Dr. Magrath is frequently in demand as a clinician and teacher, and has performed and given presentations in over forty-five states and on three continents. Her workshops and master classes have drawn international acclaim. Magrath has served as Piano Coordinator for National Conferences of Music Teachers National Association and given presentations at MTNA National Conferences, the National Conference on Keyboard Pedagogy, the European Piano Teachers Association Conference, the International Society for Music Education, and at many state MTNA conferences. Her articles have appeared in Keyboard Companion, Clavier, and The American Music Teacher, among others. For many years she contributed New Music Reviews to Clavier and the column Polyphony to The American Music Teacher. Later her column Musings appeared regularly in Clavier Companion. Since 2011, Magrath has served as Director of the Classical Music Festival Piano Seminar in Eisenstadt, Austria.
Magrath was the first recipient of the MTNA/Frances Clark Keyboard Pedagogy Award for Outstanding Contribution to Piano Pedagogy and was inducted into the Oklahoma Heritage Higher Education Hall of Fame. In 2019 she was honored with the MTNA Achievement Award, MTNA’s highest honor, and also received a Lifetime Achievement Award from the National Conference for Keyboard Pedagogy. Currently she is a member of the Board of Trustees for the Frances Clark Center.
A native of South Carolina, Magrath received her education at the University of North Carolina at Chapel Hill and at Wesleyan College, and was the first person to receive the DM in Piano Performance and Pedagogy from Northwestern University. At the University of Oklahoma Magrath was named Regents' Professor and Rothbaum Presidential Professor in the Arts and also held the Grant Endowed Chair in Piano Pedagogy. From 1995 until 2018 she served as Director of Piano Pedagogy at OU. Her students have been placed in university and college teaching positions throughout the country as well as in many independent piano studios.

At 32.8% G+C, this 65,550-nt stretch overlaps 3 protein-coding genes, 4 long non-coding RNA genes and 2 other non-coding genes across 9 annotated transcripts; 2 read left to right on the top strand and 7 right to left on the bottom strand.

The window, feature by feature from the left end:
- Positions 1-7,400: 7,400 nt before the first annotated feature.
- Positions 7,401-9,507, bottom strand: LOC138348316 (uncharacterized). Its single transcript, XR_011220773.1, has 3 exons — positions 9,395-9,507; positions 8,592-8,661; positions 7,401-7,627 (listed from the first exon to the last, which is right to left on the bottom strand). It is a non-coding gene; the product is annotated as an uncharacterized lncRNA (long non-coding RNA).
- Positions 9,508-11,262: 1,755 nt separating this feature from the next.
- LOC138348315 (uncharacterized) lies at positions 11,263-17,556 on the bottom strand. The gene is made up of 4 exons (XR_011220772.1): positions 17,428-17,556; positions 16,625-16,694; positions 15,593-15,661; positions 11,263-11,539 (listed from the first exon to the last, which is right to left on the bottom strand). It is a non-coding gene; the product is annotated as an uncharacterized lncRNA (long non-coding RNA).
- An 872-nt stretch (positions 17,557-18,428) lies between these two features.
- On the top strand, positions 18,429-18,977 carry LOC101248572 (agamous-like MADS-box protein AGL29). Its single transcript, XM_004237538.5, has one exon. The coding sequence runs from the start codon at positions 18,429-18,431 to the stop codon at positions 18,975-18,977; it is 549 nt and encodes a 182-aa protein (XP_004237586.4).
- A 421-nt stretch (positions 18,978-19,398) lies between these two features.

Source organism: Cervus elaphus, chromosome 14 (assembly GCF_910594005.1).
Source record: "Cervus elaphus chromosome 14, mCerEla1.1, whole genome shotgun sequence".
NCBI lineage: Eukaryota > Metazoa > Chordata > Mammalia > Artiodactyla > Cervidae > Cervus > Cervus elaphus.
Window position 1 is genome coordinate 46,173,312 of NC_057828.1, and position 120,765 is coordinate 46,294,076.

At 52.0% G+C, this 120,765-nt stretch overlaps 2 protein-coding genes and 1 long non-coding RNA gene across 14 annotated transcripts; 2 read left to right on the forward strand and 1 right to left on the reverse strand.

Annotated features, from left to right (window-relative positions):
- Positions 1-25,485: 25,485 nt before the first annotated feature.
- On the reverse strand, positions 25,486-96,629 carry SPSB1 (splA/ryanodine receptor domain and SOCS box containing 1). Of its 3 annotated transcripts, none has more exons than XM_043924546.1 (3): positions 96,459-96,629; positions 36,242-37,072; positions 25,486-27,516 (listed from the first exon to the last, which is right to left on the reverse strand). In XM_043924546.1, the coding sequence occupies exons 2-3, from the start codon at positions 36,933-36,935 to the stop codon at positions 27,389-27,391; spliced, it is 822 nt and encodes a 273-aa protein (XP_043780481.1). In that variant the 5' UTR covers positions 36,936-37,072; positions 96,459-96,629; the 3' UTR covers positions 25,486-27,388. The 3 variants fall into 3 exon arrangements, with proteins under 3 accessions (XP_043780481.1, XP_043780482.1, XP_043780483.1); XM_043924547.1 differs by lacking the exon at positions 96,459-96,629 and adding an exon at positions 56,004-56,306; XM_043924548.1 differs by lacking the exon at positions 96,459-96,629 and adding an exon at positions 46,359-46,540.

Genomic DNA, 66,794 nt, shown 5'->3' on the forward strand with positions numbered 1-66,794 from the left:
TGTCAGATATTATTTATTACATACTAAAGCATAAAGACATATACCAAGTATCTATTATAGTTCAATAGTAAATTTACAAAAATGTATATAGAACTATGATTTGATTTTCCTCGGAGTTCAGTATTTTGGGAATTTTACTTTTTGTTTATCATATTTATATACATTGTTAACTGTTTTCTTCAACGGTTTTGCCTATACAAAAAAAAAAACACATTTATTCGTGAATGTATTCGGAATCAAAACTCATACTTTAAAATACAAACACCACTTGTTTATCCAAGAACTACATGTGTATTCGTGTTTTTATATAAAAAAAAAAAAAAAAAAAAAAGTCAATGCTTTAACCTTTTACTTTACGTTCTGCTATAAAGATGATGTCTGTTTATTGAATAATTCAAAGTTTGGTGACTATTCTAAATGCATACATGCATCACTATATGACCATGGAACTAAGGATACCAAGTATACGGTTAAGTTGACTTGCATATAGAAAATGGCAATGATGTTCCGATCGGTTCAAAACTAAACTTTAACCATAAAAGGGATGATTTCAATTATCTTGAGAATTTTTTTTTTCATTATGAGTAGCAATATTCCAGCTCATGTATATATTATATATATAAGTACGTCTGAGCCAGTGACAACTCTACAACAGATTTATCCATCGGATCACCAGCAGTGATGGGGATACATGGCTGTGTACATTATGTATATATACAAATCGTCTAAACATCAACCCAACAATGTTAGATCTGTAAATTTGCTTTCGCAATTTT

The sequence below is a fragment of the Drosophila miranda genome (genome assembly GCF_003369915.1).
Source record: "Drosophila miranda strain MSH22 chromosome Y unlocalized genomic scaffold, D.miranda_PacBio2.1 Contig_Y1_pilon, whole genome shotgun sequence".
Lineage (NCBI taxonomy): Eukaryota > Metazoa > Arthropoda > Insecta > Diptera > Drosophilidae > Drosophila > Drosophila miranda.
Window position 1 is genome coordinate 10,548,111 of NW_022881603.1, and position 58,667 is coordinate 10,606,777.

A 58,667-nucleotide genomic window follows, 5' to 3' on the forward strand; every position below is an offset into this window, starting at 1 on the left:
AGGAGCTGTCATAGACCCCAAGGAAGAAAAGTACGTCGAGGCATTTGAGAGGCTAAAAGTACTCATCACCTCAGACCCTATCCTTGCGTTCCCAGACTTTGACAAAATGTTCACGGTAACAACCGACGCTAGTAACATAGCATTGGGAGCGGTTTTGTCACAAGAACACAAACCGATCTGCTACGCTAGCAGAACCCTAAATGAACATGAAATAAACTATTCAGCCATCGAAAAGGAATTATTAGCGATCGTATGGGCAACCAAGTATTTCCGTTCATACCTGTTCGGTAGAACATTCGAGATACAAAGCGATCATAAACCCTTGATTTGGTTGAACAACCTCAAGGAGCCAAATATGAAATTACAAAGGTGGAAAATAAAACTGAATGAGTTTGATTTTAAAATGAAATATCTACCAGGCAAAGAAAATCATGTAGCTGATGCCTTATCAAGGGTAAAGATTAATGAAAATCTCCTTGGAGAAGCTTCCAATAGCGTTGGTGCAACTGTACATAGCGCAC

- DM - Northwestern University
- MM - University of North Carolina at Chapel Hill
- BM - Wesleyan College
Instructor of Chamber Music and Accompanying
Professor Stephanie Leon Shames, who serves as a visiting instructor of music and accompanist for the OU School of Music, has performed internationally as a recitalist, chamber musician and concerto soloist. She has been a guest soloist with the Detroit Symphony, Seattle Symphony, Wyoming Symphony, New Orleans Philharmonic, and on tour with the Orchestra of Chur, Switzerland, among others.
As a chamber musician, she has appeared at numerous international festivals, including the Radio France-Montpellier and MIDEM Classique Festivals, the International Piano Festival at La Roque d'Antheron, the Bordeaux Festival, the Saarbrucken Chamber Music Festival, the Pine Mountain (MI), and Olympic (WA) Music Festivals. She has performed in Detroit's Orchestra Hall, Boston's Tsai Center, the National Museum for Women in the Arts in Washington D.C., Salle Gaveau, the Louvre Recital Hall, the American Conservatory at Fontainebleau, Victoria Concert Hall in Singapore, and London's Royal Academy.